Why you shouldn’t control for post-treatment variables in your regression

This is a slight variation of a theme, I was already blogging about some time ago. But I recently had a discussion with a colleague and thought it would be worthwhile to share my notes here. So what might go wrong if you control for post-treatment variables in your statistical model? From economists you might hear something like “a post-treatment variable is endogenous, and you shouldn’t control for endogenous variables”. But that’s too vague of an answer. Take for example the following setting, which is inspired by my own research.


There is a large literature documenting that firms which are predominantly owned by single families often invest less in innovation and R&D. Reasons for this are that family owners often want to keep tight control over the company, which leads to conservatism in their decision-making and a reluctance to involve outside investors. This makes it harder for them to finance risky and expensive R&D projects. Obviously, in the long-run, this will have an effect on performance, if family firms invest too little in new product development and optimizing their production processes.

Now imagine I want to analyze the relationship between family ownership and firm performance, but I’m not really interested in R&D expenditures. Maybe I want to investigate another phenomenon related to family owners and the innovation aspect is already too well researched to care for it anymore. At the same time though I know that R&D expenditures are an important factor and I should better account for it. So if the graph above is indeed the correct model, I could include R&D ependitures in my regression to hold them constant across firms. Any effect of innovation spending on performance would then be eliminated and I could focus on whatever else I’m interested in. This works even though R&D expenditures are an endogenous, post-treatment variable in the model (you can see this by the arrow that points into it).

So far no problem. But the situation changes dramatically if we add an unobserved confounder.

mediation2_260818Now R&D expenditures become what we call a collider variable, because two arrows, one emitted from family ownership and the other from U, meet in it. Colliders are a tricky business because they open up biasing paths if we control for them (here: family ownership \rightarrow R&D expenditures \dashleftarrow U \dashrightarrow firm performance). They are almost like landmines in empirical research. Left alone they do no harm, but once you condition on them you end up with estimation bias.

Unfortunately, it’s quite likely that there are unobserved variables that affect both R&D expenditures and firm performance, such as general management quality or a particularly well-trained workforce. Therefore, collider bias is a huge risk when controlling for post-treatment variables.

Sometimes people operate under the vague notion that if they include post-treatment variables in a regression they could get at a causal effect “net of this variable”. Or put differently, they think they could say something about the different causal mechanisms that are at play. This view is tricky, if not mistaken! Because if there are unobserved confounders between the outcome and the intermediate variable, like in the example above, it’s impossible to keep the two causal mechanisms apart. That’s exactly why mediation analysis is so hard. Kosuke Imai and coauthors have developed a sensitivity analysis, which allows you to check whether your mediation analysis remains robust to a mediator-outcome-correlation. If you’re interested in mediation analysis, you can also check out this previous post of mine.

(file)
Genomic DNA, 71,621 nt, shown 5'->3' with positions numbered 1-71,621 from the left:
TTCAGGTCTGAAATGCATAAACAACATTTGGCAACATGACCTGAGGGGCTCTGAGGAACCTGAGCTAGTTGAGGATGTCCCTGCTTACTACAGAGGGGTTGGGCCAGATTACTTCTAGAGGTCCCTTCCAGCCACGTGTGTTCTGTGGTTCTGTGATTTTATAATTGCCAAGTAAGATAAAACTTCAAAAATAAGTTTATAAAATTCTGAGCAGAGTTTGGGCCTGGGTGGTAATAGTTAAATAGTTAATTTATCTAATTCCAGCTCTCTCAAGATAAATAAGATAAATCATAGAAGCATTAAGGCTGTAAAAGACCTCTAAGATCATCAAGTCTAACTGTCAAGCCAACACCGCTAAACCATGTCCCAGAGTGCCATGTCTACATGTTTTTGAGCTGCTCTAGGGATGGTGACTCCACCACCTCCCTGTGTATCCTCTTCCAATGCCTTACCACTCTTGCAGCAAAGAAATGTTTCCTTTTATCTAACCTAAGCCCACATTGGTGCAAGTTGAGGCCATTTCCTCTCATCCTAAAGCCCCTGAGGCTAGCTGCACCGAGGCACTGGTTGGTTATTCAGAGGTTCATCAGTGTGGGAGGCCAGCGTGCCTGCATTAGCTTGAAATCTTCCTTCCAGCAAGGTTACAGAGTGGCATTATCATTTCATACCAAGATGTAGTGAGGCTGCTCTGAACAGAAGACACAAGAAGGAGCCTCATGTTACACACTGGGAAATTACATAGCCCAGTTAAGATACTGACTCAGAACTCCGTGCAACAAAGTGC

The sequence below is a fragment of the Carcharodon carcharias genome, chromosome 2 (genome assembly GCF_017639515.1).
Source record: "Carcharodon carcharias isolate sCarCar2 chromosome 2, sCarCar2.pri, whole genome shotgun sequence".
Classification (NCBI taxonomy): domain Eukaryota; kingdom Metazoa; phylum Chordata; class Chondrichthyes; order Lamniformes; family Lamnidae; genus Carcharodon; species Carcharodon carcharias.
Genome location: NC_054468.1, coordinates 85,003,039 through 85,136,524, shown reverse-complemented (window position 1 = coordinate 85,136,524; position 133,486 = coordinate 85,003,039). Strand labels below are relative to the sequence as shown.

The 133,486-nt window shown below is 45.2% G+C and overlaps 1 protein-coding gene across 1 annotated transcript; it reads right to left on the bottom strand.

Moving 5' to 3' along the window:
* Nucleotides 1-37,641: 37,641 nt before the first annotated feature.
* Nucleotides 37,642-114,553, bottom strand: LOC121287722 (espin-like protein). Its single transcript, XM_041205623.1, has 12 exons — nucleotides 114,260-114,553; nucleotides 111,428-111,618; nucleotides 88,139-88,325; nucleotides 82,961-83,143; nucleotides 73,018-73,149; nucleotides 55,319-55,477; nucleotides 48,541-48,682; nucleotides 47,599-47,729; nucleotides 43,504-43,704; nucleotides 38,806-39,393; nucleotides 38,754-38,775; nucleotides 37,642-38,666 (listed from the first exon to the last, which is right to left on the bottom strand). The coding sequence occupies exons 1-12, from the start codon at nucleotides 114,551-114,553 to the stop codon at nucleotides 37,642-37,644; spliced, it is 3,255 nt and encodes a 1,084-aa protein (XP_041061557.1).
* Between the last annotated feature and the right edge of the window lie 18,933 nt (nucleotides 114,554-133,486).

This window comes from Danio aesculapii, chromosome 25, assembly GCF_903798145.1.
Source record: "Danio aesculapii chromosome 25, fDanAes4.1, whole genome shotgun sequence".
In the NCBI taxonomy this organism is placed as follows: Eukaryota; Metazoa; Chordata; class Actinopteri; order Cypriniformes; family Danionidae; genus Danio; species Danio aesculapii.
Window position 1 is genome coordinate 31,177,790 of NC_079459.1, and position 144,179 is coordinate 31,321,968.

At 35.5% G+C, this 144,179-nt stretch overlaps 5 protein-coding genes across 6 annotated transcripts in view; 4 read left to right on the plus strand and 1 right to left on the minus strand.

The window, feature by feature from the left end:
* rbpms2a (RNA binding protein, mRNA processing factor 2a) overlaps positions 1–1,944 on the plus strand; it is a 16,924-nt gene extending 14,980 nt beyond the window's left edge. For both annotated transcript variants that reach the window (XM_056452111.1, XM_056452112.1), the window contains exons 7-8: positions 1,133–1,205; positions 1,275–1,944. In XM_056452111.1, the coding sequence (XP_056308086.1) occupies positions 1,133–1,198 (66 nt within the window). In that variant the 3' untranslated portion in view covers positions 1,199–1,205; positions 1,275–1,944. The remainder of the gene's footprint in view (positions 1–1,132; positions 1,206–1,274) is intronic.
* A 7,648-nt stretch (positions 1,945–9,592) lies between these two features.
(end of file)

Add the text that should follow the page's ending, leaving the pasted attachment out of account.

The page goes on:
In any case, stay safe and watch out for collider bias!


Microsoft Releases New Python Library for Causal Inference

A while ago I blogged about Facebook’s causal inference group. Now Microsoft has followed suit and released a Python library for graph-based methods of causal inference. Continue reading Microsoft Releases New Python Library for Causal Inference

The Origins of Graphical Causal Models

Here is an interesting bit of intellectual history. In his 2000 book “Causality”, Judea Pearl describes how he got to the initial idea that sparked the development of causal inference based on directed acyclic graphs. Continue reading The Origins of Graphical Causal Models

No Free Lunch in Causal Inference

Last week I was teaching about graphical models of causation at a summer school in Montenegro. You can find my slides and accompanying R code in the teaching section of this page. It was lots of fun and I got great feedback from students. After the workshop we had stimulating discussions about the usefulness of this new approach to causal inference in economics and business. I’d like to pick up one of those points here, as this is an argument I frequently hear when talking to people with a classical econometrics training. Continue reading No Free Lunch in Causal Inference

Becoming More Different Over Time

In my class we recently discussed a paper by Higgins and Rodriguez (2006)—published in the Journal of Financial Economics—that contains an important lesson for researchers who want to apply the difference-in-differences (DiD) method in competition analysis and merger control. Continue reading Becoming More Different Over Time

A plea for simple theories

[This is the second part of a fair copy of a recent Twitter thread of mine. I suggest you have a look at part 1 about nonlinear mediation analysis first. Otherwise, it might be hard to follow this post.]

Understanding causal effects is tough, but understanding causal mechanisms is even tougher. When we try to understand mechanisms we move beyond the question whether a certain causal effect exists, and ask how an effect comes about instead. Continue reading A plea for simple theories